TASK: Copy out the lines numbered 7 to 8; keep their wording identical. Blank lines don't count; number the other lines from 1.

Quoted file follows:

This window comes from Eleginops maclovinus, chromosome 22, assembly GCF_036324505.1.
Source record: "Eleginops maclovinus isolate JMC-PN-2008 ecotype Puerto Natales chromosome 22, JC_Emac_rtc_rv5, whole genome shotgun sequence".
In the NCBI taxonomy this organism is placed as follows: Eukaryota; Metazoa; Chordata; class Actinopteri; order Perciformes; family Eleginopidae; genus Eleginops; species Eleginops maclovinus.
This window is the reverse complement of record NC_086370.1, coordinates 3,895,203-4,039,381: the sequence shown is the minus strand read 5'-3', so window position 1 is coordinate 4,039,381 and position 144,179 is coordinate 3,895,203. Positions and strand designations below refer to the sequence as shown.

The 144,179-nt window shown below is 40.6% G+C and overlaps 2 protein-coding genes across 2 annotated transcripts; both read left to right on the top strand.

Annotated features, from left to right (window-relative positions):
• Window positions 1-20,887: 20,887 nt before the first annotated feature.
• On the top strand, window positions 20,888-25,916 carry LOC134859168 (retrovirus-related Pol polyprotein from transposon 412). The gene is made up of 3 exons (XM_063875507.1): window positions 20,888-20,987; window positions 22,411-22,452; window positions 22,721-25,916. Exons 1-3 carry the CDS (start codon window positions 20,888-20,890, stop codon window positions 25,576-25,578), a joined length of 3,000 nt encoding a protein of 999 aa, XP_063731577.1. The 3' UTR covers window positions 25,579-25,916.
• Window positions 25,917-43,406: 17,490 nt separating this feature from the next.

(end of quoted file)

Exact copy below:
• Window positions 1-20,887: 20,887 nt before the first annotated feature.
• On the top strand, window positions 20,888-25,916 carry LOC134859168 (retrovirus-related Pol polyprotein from transposon 412). The gene is made up of 3 exons (XM_063875507.1): window positions 20,888-20,987; window positions 22,411-22,452; window positions 22,721-25,916. Exons 1-3 carry the CDS (start codon window positions 20,888-20,890, stop codon window positions 25,576-25,578), a joined length of 3,000 nt encoding a protein of 999 aa, XP_063731577.1. The 3' UTR covers window positions 25,579-25,916.